Inflation is currently driving most of the growth in retail with overall sales increasing by 8.9% over the prior year in June as consumers begin to cut back on discretionary purchases. At the end of the second quarter, consumers began to purchase fewer products but paid more for them, as they increasingly turn to credit cards and savings to support essential expenditure. There is also a shift in what people spend on, with much of the growth being driven by essential products where consumers have little choice but to accept higher costs. Over the last three months, gas spending accounted for 12.8% of the average household’s retail spend.
General retail and neighborhood centers benefited from the strong growth in demand from restaurants, grocers, discounters, and big-box retailers, which led to 19 million square feet of space absorbed in the second quarter. Retailers signed nearly 19,000 individual leases spanning 64.3 million square feet, and leasing activity continues to improve as retailers open more stores, with growth being driven by the demand for smaller spaces. The national retail vacancy rate dropped ten basis points during the second quarter and stands at 4.4%.
4.3 million square feet of new retail space was delivered in the second quarter of 2022 and an additional 59.6 million square feet is currently under construction. During the past year, over 75% of the space delivered was leased before delivery to national tenants, with a majority of that space consisting of build-to-suits and smaller freestanding properties. Retail development is projected to continue in actively growing metros; however, these metros are seeing measured increases in new supply, with no U.S. market having recorded even a 1% increase in new supply over the past year.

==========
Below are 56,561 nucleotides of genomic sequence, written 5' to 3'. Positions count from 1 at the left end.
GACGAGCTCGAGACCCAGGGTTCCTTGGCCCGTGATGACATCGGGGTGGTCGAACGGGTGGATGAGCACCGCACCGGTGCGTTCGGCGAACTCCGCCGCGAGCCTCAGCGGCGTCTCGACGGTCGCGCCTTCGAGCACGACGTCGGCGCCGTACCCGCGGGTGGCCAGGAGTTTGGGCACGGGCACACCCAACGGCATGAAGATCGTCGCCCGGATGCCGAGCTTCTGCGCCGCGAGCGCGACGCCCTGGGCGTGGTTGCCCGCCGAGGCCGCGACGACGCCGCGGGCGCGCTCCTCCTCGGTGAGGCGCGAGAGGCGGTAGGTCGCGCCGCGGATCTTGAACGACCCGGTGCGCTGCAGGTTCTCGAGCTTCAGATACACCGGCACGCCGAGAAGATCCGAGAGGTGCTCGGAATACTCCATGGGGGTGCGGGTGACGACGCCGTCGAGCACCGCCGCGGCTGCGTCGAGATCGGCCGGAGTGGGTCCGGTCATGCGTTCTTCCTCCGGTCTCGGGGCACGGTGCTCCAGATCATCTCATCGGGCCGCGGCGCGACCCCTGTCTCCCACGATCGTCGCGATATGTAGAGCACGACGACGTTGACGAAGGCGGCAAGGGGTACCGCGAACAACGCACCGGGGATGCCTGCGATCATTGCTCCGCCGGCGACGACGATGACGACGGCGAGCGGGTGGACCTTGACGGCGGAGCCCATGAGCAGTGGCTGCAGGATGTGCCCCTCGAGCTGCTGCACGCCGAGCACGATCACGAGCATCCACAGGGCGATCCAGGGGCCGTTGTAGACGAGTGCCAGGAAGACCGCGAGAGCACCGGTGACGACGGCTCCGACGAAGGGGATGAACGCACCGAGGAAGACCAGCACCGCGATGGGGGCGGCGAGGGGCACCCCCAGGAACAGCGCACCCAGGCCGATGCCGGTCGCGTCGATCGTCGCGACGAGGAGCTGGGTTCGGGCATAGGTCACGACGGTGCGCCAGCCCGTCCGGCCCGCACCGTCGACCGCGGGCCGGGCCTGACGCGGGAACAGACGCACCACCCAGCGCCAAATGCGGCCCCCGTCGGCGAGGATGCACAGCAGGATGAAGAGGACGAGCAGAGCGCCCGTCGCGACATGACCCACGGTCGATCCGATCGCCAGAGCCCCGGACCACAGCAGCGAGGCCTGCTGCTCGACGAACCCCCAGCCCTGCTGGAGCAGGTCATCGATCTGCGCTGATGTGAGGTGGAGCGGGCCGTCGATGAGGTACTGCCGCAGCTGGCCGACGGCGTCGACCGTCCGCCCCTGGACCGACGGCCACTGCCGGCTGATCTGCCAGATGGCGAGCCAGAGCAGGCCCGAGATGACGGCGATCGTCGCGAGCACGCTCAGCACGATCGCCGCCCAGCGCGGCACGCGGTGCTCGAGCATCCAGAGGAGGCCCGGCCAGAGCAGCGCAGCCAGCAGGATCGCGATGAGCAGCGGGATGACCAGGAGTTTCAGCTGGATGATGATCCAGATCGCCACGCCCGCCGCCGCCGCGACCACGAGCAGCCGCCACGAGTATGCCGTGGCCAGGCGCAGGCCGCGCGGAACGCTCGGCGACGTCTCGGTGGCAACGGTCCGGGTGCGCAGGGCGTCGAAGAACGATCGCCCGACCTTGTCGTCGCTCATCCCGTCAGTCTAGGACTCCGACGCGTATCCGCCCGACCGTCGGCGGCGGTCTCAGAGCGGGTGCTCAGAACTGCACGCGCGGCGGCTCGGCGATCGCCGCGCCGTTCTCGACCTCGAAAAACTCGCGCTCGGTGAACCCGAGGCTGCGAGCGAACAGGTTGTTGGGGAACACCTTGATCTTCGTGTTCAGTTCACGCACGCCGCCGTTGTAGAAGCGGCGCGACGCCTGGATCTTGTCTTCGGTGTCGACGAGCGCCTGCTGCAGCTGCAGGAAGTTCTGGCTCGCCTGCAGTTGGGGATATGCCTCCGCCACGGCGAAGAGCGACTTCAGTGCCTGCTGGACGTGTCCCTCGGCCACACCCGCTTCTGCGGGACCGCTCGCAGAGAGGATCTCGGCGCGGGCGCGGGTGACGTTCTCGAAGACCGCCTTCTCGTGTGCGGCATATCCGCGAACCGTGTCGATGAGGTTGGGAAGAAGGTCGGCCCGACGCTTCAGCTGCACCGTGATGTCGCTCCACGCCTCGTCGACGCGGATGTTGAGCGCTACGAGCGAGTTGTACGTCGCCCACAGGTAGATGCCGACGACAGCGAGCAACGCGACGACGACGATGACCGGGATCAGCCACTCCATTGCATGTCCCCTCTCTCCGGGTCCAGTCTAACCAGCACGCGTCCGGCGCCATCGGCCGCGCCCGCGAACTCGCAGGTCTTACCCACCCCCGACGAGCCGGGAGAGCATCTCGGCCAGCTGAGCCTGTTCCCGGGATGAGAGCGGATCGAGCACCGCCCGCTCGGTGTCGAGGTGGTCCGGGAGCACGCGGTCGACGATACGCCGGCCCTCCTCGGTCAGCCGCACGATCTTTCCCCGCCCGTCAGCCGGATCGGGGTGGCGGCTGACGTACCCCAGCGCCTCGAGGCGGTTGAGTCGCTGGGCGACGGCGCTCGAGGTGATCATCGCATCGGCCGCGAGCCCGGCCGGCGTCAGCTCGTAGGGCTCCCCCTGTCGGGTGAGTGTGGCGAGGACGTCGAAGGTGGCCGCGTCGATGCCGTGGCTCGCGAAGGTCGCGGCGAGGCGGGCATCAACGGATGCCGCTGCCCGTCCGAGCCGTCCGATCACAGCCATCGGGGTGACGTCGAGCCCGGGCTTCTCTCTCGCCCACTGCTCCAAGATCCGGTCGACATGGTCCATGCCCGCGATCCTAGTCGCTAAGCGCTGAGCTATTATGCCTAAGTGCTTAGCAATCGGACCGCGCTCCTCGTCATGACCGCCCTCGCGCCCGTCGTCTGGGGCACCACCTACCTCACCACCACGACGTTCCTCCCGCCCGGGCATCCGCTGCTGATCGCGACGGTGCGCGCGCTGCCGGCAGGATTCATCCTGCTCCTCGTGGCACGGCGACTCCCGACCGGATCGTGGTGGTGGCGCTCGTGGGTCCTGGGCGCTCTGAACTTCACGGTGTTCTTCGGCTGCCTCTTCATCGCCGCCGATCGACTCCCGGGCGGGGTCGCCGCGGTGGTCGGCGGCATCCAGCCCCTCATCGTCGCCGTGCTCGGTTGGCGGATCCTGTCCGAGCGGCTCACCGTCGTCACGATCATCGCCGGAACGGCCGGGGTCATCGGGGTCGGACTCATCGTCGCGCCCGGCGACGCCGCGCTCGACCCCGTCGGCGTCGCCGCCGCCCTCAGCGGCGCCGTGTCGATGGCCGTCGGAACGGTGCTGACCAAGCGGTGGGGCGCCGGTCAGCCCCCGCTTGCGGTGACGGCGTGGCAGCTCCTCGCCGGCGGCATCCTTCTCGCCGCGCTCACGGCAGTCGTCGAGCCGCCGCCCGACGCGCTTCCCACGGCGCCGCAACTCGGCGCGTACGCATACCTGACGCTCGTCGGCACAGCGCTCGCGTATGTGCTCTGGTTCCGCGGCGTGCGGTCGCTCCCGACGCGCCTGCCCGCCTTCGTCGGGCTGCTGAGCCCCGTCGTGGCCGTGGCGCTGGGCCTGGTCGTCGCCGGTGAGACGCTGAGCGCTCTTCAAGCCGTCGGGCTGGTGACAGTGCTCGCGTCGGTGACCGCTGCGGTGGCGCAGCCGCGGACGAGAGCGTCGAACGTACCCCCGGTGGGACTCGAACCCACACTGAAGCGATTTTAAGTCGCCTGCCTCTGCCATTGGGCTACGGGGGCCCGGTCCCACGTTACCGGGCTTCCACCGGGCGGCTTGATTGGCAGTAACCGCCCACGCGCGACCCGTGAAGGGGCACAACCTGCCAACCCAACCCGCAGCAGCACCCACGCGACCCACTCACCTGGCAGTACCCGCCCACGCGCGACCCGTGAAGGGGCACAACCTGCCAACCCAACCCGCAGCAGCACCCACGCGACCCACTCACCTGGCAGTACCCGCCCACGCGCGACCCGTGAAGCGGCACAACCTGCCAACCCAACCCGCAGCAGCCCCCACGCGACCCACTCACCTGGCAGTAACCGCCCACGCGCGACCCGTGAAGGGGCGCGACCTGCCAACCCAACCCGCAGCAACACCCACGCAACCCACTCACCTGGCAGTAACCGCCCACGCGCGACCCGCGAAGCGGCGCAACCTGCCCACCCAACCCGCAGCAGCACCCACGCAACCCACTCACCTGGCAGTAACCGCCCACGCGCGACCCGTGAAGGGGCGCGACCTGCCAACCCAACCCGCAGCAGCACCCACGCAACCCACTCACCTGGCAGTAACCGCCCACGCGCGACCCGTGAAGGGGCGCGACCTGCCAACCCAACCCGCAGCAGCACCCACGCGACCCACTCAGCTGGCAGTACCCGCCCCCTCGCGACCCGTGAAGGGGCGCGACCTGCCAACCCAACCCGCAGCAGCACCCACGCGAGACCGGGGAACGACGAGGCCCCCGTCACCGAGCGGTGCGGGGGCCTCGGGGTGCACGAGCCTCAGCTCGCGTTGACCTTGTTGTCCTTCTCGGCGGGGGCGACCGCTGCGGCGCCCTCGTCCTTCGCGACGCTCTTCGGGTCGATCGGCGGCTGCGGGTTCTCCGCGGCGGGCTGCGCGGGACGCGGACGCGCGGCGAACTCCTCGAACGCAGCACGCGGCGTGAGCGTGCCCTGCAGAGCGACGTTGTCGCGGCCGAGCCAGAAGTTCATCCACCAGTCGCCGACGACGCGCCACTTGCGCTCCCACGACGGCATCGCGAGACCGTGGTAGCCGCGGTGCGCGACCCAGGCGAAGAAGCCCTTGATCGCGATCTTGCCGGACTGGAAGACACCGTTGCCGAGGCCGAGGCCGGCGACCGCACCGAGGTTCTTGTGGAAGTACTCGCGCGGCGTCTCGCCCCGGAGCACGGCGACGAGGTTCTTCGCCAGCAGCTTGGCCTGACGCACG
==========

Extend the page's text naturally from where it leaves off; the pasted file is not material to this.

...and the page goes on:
Landlords have been reporting more substantial pricing power, while positive momentum in REIT leasing spreads is signaling additional growth is likely on the horizon. Average retail asking rents rose to $23.27 per square foot in the second quarter, an increase of 1.6% over the quarter. Though nominal growth has been strong, the real rate of rent growth over the past year was -2%, as rent growth has failed to keep up with inflation since the start of the pandemic. Retail owners in strong locations will likely be able to beat inflation as leases roll, and tightening economic fundamentals are expected to push rents higher throughout the second half of the year.
Download the U.S. Retail Market Statistics infographic here: 2Q22-Retail-Stats.